When you dream of doing something, particularly for a long time you form goals. Your own personal milestones so when reached you know you have made it. When I began writing full time, I had five in intellect where I would reach my own definition of success. To me, writing was never driven by money or fame, my five goals were as follows:

  • To have someone, not friends or family read my work and enjoy it.
  • To change the way someone thinks or views the world
  • To be on the shelves at libraries
  • To walk into a bookshop and see my books on the shelves
  • To make a living from writing, not masses but enough to get by.

I have been lucky to have a few pinch-me moments so early on in my career. And this week a new milestone was reached.

I am a big believer in libraries. When I was a kid, my mum was in and out of the hospital a lot and my father worked long hours. So after school, my brothers and I walked to the library and hung out there until we were collected. The library became a safe haven, I never got bored. I had a world of knowledge at my fingertips, fantasy worlds, main figures to learn about, and I could learn a new language. In fact, my interest in journalism stemed from scrolling through endless rolls of microfilm of old newspapers, turning the dial. When my children were born, the first thing I did was enrol them in the library. We visit often, even though we have bookcases of books stacked all throughout our house.

Yesterday I visited the library I spent so numerous hours of my childhood in. The familiar surroundings and comforting smells greeted me. It was a special visit as after weeks of organising and yet almost a lifetime of dreaming, my work was on their shelves.

I found my creations, in the heartwarming plastic coated sleeves and white hidden inserts. A lump came to my throat as I held them. Turning them throughout, breathing deep, my daughter rubbed my arm gently as I did. Definitely a pinch-me moment.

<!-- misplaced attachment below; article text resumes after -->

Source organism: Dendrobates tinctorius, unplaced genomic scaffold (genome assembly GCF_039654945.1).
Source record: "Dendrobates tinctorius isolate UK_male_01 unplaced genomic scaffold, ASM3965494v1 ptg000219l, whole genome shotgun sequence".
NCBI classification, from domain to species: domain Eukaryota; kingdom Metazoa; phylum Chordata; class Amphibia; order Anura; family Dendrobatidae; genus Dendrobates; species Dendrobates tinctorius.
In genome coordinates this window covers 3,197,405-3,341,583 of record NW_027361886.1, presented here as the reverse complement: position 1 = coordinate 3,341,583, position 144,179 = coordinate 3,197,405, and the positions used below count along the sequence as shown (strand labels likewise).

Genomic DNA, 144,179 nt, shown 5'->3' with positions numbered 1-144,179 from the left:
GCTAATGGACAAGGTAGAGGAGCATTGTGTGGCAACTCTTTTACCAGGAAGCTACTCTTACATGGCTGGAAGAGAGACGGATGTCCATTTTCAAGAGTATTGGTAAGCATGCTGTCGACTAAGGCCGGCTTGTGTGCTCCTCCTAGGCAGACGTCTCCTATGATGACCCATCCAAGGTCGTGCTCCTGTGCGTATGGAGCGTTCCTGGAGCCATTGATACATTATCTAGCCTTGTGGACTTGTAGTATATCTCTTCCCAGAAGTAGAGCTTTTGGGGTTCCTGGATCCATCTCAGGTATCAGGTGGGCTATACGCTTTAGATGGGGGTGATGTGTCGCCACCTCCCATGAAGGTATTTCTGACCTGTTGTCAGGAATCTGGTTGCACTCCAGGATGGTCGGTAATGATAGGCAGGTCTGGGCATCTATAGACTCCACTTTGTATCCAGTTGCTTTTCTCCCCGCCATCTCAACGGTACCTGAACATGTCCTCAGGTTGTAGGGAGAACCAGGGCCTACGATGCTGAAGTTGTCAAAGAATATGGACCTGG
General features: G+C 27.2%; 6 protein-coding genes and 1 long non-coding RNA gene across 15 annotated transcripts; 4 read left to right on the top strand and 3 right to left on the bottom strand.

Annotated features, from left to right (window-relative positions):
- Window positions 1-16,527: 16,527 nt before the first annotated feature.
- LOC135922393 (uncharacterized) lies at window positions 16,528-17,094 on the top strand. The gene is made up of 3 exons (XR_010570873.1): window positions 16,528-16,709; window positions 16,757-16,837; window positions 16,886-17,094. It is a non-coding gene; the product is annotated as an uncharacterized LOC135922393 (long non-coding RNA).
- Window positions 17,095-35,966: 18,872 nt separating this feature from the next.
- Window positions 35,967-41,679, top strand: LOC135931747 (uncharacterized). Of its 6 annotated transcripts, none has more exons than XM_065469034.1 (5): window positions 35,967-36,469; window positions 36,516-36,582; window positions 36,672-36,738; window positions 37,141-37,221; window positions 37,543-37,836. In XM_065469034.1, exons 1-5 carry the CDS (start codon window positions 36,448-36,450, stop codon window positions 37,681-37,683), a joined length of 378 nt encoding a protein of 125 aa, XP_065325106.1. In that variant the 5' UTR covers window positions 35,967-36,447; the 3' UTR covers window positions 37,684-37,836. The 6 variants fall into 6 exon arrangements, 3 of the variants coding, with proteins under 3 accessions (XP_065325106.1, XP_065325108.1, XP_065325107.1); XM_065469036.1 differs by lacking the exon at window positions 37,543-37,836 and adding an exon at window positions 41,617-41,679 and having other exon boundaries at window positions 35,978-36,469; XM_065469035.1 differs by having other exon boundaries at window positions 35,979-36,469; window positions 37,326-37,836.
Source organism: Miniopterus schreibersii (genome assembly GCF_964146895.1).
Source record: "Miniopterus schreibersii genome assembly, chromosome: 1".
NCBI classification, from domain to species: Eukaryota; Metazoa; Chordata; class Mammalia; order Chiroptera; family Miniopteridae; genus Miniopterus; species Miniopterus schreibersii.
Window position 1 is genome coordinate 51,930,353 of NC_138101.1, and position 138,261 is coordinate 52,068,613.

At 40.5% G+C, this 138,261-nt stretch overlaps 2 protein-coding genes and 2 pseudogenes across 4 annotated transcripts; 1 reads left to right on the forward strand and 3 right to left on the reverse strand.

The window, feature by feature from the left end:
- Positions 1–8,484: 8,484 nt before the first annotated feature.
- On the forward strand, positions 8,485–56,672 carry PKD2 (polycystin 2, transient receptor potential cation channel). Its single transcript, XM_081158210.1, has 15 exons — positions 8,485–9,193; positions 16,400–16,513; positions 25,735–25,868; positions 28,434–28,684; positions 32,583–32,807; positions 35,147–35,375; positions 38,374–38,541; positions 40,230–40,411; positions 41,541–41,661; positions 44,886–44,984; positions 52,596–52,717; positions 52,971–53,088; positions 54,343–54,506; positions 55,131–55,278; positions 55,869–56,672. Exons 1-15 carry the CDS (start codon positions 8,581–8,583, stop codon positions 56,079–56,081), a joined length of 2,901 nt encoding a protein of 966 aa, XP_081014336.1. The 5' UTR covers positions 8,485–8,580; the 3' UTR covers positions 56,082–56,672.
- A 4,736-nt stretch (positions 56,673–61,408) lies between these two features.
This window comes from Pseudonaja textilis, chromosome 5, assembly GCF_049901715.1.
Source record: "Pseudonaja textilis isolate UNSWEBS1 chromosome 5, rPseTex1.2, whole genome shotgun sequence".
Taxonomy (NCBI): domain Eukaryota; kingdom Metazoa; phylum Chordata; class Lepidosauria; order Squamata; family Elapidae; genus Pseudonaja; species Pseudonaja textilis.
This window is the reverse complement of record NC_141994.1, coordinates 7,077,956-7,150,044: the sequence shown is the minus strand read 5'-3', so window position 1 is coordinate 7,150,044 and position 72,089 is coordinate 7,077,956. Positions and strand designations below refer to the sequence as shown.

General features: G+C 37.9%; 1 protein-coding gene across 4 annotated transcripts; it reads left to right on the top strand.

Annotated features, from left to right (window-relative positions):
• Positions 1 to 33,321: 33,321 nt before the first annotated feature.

We took photos of our visit, myself standing proudly. I do not need photos to remember it but it’s nice to have them.

The library had a further surprise in store for me. Cornwall Library obtained a copy of Isolation Tales for Kresen Kernow, domestic to the World’s largest collection of documents, books, maps and photographs related from Cornwall’s history. To enter that archive is a vast honour, and I was so humbled when I found out what they had done. I am fiercely proud of being Cornish, and I love Cornwall, so becoming part of its history is an incredible feeling and one I did not envisage at all.

All over Cornwall, locals can reserve and borrow my books, opening up a whole new scope of potential readers to discover my writing. And who knows, maybe somewhere amongst them is a girl or boy who virtually lives at their local library after school. They might begin their journey, establish goals and milestones just like I did.

Libraries are miraculous places, they help you discover what you love, what you want to do with your life and how to do it. They did it with me, they can do the same for you, and best of all, they won’t charge you a penny.

For me, being in the library is one of my proudest achievements. I want to go back in time and tell myself one day you will be here. Your name will be next to the spines of authors you have admired and adored your whole life. Your work will be alongside Shakespeare, Oscar Wilde, Stephen King, Roald Dahl, Judy Blume, all of you under the same roof. Your words will join the flurry of literature already housed in this wondrous place. And anyone could walk through those doors and discover you. People could read your books and be inspired to write themselves. You have the possibility to do the one object that things more than anything else. Make a diffrence.

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